Cork-Limerick motorway ‘of crucial importance’, says Taoiseach

Taoiseach Leo Varadkar is committed to ensuring ‘that all roads no longer go to Dublin’, writes Political Correspondent Juno McEnroe.

The last time a Taoiseach and Cabinet met in the country’s second city was when Bertie Ahern hosted his own council of ministers in the historic surroundings of Cork City Hall.

That was some 12 years ago — and as it later emerged it was a lavish affair, costing taxpayers €5,811 for the politicians’ away-day.

This time around, Taoiseach Leo Varadkar brought some goodies for the citizens of Cork: Committing to a major motorway project linking Limerick and promising major infrastructure plans for Munster, a region that now is home to the fastest rate of employment in the country.

A packed business breakfast meeting at the spectacularly refurbished Páirc Uí Chaoimh stadium was the setting for Mr Varadkar’s first public engagement in Cork since taking office.

No pressure then, especially as onlookers wondered what it would have been like if Cork’s own Simon Coveney (also at the breakfast briefing), the foreign affairs minister, had trumped Leo Varadkar in the Fine Gael leadership race and was the Taoiseach instead.

But Leo Varadkar knows his audiences and, as well as referencing past Munster politicians and sports accolades, he knew the crowds gathered for the early fare were hungry for news of what the Government will do for Cork, especially under a Dublin Taoiseach.

In an interview with the Irish Examiner, Mr Varadkar — who today is exactly four months in office — outlined his vision for major infrastructure projects. He also spoke about the recent pensions discrimination scandal which has erupted in the wake of the budget this week.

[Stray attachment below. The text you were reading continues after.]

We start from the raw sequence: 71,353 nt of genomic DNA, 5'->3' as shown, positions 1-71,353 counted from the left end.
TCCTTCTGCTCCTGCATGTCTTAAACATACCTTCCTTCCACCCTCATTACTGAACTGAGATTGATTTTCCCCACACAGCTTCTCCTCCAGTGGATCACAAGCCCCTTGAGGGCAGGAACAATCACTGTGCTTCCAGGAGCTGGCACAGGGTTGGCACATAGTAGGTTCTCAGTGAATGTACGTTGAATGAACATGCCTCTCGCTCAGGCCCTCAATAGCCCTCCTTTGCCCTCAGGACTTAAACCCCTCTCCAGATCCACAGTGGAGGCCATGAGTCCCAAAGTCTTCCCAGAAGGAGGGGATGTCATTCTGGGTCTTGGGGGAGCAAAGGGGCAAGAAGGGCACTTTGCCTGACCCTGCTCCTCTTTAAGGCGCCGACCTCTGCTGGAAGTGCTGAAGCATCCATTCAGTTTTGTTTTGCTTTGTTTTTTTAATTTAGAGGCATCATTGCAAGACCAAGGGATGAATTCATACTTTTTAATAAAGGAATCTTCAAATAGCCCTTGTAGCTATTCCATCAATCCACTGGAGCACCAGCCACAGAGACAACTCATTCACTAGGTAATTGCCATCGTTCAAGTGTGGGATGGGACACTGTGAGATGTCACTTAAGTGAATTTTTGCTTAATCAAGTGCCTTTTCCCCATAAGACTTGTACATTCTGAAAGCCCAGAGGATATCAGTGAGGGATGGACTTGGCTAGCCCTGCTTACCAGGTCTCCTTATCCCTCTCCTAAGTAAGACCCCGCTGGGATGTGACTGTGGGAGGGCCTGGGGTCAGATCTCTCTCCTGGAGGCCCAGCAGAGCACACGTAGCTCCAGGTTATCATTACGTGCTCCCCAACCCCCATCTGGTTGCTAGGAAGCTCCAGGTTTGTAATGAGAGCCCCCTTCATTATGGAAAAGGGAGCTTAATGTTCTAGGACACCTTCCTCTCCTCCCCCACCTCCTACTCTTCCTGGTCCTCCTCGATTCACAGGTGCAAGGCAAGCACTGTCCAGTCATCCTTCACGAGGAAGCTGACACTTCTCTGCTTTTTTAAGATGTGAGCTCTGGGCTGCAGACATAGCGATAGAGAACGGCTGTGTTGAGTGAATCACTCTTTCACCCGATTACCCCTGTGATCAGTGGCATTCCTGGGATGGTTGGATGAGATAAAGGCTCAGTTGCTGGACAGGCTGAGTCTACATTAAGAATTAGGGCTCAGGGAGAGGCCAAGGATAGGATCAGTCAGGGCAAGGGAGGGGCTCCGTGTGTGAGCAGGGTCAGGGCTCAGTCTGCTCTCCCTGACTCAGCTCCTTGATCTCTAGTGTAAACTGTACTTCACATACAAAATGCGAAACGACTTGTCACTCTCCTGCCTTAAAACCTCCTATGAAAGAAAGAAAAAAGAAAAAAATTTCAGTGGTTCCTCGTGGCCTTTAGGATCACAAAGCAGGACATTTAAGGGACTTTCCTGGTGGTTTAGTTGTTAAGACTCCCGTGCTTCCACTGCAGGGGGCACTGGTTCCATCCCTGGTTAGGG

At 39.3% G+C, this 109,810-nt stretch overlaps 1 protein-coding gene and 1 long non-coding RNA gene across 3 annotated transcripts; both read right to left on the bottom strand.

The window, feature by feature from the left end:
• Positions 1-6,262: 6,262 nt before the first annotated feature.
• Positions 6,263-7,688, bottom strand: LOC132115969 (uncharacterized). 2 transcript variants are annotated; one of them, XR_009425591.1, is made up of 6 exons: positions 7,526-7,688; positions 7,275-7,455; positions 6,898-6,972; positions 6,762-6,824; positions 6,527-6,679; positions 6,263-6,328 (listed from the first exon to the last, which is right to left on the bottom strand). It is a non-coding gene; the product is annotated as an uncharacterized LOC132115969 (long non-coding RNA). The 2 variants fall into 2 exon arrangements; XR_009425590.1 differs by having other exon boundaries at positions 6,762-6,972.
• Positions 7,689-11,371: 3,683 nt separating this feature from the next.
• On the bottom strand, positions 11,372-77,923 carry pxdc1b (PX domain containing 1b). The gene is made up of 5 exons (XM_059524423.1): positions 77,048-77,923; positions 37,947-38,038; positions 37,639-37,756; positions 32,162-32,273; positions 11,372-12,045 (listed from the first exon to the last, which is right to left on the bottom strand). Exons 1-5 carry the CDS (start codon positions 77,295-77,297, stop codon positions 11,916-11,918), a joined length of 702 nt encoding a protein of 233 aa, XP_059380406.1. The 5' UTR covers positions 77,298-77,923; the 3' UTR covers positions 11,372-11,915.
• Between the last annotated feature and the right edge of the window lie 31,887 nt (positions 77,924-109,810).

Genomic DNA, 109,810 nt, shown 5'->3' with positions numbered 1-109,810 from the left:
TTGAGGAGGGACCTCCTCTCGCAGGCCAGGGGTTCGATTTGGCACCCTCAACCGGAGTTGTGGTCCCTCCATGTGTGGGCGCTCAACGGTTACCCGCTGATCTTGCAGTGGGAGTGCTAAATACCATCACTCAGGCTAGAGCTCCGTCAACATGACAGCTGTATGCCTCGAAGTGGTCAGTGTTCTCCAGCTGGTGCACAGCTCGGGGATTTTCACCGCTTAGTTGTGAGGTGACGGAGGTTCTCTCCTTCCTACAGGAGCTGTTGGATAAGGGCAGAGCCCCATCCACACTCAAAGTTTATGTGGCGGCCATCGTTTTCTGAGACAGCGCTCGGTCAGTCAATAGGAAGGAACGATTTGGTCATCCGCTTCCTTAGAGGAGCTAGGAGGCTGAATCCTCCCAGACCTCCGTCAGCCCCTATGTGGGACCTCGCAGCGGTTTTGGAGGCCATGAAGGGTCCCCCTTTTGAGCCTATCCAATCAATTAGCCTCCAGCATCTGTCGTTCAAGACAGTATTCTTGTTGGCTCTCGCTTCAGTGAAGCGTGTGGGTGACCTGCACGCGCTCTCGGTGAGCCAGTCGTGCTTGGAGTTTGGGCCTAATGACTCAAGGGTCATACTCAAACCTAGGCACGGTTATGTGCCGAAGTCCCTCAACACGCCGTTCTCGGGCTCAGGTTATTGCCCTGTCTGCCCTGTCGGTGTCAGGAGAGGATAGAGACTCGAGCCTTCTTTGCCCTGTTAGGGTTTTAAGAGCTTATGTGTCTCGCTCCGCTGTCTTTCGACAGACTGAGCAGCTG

He said the 10-year capital plan — to be announced in December — will boost spending in schools, roads and railways: “But of crucial importance for Munster and Cork and Limerick, is that it allows us now to resume and get back on track the M20 motorway connecting Cork and Limerick.”

Cork-Limerick motorway ‘of crucial importance’, says Taoiseach

The announcement, initially made at the Cork chamber breakfast launch, sets in motion a commitment to build the long-awaited 80km stretch of road between the two biggest cities outside of Dublin.

This is a huge commitment. The building of the road alone will cost more than €800m. Given that planning and design could take three to four years, it now looks like its construction is likely close to a decade away.

It is too long a time to improve connectivity and commuter road safety in the region.

Nonetheless, Mr Varadkar now has given the green light to put the M20 back on track: “So the Gort-Tuam motorway opened just a few weeks ago, connecting Galway to Limerick and Clare.

Now we want to do the next part of that, making sure that all roads no longer just go to Dublin by connecting Cork and Limerick via the M20.”

Crucially, Mr Varadkar revealed that the 10-year capital plan will, in fact, include details about building the M20.

This is likely to include some cost elements or timeframe. Most importantly, even after allocating some tight spending for next year in this week’s budget, he also said: “The money is no longer a barrier to progressing that project.”

Mr Varadkar remembers all too well when during his tenure as transport minister plans for the new motorway were halted with the country facing huge cuts: “I remember when it had to be suspended because we didn’t have the money to progress it anymore.

"Now we do have the money, so it’s the most important transport project in Munster. It’s going ahead, just like the Dublin metro is going ahead.”

This is an important comparison and confirms how serious the new Taoiseach understands the project to be.